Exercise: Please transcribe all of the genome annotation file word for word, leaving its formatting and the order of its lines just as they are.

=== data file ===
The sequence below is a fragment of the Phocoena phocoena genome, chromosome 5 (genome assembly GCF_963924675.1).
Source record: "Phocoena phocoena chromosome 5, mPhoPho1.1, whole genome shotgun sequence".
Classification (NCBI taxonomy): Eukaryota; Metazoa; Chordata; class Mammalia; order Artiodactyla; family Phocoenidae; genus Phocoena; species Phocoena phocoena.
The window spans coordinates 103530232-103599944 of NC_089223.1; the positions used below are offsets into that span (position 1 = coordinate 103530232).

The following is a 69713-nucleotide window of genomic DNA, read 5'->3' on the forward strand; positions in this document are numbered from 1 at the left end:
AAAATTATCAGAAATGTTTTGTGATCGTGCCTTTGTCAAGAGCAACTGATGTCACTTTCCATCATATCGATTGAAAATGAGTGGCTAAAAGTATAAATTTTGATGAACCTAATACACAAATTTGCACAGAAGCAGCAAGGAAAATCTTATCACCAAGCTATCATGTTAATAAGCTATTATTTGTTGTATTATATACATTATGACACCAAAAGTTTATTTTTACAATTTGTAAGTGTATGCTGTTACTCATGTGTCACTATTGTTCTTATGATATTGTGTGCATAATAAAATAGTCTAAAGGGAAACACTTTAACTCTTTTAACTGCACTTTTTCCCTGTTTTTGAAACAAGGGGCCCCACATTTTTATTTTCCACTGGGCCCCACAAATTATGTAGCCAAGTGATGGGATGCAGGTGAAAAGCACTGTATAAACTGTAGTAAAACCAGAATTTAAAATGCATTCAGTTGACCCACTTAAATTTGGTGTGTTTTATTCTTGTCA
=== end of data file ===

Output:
The sequence below is a fragment of the Phocoena phocoena genome, chromosome 5 (genome assembly GCF_963924675.1).
Source record: "Phocoena phocoena chromosome 5, mPhoPho1.1, whole genome shotgun sequence".
Classification (NCBI taxonomy): Eukaryota; Metazoa; Chordata; class Mammalia; order Artiodactyla; family Phocoenidae; genus Phocoena; species Phocoena phocoena.
The window spans coordinates 103530232-103599944 of NC_089223.1; the positions used below are offsets into that span (position 1 = coordinate 103530232).

The following is a 69713-nucleotide window of genomic DNA, read 5'->3' on the forward strand; positions in this document are numbered from 1 at the left end:
AAAATTATCAGAAATGTTTTGTGATCGTGCCTTTGTCAAGAGCAACTGATGTCACTTTCCATCATATCGATTGAAAATGAGTGGCTAAAAGTATAAATTTTGATGAACCTAATACACAAATTTGCACAGAAGCAGCAAGGAAAATCTTATCACCAAGCTATCATGTTAATAAGCTATTATTTGTTGTATTATATACATTATGACACCAAAAGTTTATTTTTACAATTTGTAAGTGTATGCTGTTACTCATGTGTCACTATTGTTCTTATGATATTGTGTGCATAATAAAATAGTCTAAAGGGAAACACTTTAACTCTTTTAACTGCACTTTTTCCCTGTTTTTGAAACAAGGGGCCCCACATTTTTATTTTCCACTGGGCCCCACAAATTATGTAGCCAAGTGATGGGATGCAGGTGAAAAGCACTGTATAAACTGTAGTAAAACCAGAATTTAAAATGCATTCAGTTGACCCACTTAAATTTGGTGTGTTTTATTCTTGTCA